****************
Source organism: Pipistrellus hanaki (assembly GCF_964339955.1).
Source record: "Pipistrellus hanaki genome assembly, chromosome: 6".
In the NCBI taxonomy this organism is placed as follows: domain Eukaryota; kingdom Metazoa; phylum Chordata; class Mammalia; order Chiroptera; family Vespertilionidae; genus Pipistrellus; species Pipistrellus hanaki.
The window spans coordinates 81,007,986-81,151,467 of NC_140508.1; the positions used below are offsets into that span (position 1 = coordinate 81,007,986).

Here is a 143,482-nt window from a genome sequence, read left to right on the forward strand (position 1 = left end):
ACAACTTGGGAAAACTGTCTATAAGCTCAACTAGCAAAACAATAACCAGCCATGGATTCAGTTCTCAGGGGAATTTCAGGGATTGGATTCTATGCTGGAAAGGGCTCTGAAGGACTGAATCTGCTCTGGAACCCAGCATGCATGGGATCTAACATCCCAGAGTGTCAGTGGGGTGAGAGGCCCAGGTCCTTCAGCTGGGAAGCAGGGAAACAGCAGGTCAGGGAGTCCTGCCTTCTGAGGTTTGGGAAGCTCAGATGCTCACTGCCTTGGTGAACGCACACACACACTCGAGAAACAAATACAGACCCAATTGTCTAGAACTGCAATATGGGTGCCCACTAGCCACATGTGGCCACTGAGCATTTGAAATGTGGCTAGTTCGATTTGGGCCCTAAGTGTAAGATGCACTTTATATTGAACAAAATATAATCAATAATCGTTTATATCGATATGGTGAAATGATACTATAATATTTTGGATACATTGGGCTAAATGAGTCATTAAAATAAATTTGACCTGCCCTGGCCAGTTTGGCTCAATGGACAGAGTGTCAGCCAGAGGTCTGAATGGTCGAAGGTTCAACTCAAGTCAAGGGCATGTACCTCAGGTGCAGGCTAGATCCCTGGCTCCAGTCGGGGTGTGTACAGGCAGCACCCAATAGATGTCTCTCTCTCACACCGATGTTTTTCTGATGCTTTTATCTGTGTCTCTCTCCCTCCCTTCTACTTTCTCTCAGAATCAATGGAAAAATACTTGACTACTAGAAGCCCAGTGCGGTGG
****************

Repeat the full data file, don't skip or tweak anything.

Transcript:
Source organism: Pipistrellus hanaki (assembly GCF_964339955.1).
Source record: "Pipistrellus hanaki genome assembly, chromosome: 6".
In the NCBI taxonomy this organism is placed as follows: domain Eukaryota; kingdom Metazoa; phylum Chordata; class Mammalia; order Chiroptera; family Vespertilionidae; genus Pipistrellus; species Pipistrellus hanaki.
The window spans coordinates 81,007,986-81,151,467 of NC_140508.1; the positions used below are offsets into that span (position 1 = coordinate 81,007,986).

Here is a 143,482-nt window from a genome sequence, read left to right on the forward strand (position 1 = left end):
ACAACTTGGGAAAACTGTCTATAAGCTCAACTAGCAAAACAATAACCAGCCATGGATTCAGTTCTCAGGGGAATTTCAGGGATTGGATTCTATGCTGGAAAGGGCTCTGAAGGACTGAATCTGCTCTGGAACCCAGCATGCATGGGATCTAACATCCCAGAGTGTCAGTGGGGTGAGAGGCCCAGGTCCTTCAGCTGGGAAGCAGGGAAACAGCAGGTCAGGGAGTCCTGCCTTCTGAGGTTTGGGAAGCTCAGATGCTCACTGCCTTGGTGAACGCACACACACACTCGAGAAACAAATACAGACCCAATTGTCTAGAACTGCAATATGGGTGCCCACTAGCCACATGTGGCCACTGAGCATTTGAAATGTGGCTAGTTCGATTTGGGCCCTAAGTGTAAGATGCACTTTATATTGAACAAAATATAATCAATAATCGTTTATATCGATATGGTGAAATGATACTATAATATTTTGGATACATTGGGCTAAATGAGTCATTAAAATAAATTTGACCTGCCCTGGCCAGTTTGGCTCAATGGACAGAGTGTCAGCCAGAGGTCTGAATGGTCGAAGGTTCAACTCAAGTCAAGGGCATGTACCTCAGGTGCAGGCTAGATCCCTGGCTCCAGTCGGGGTGTGTACAGGCAGCACCCAATAGATGTCTCTCTCTCACACCGATGTTTTTCTGATGCTTTTATCTGTGTCTCTCTCCCTCCCTTCTACTTTCTCTCAGAATCAATGGAAAAATACTTGACTACTAGAAGCCCAGTGCGGTGG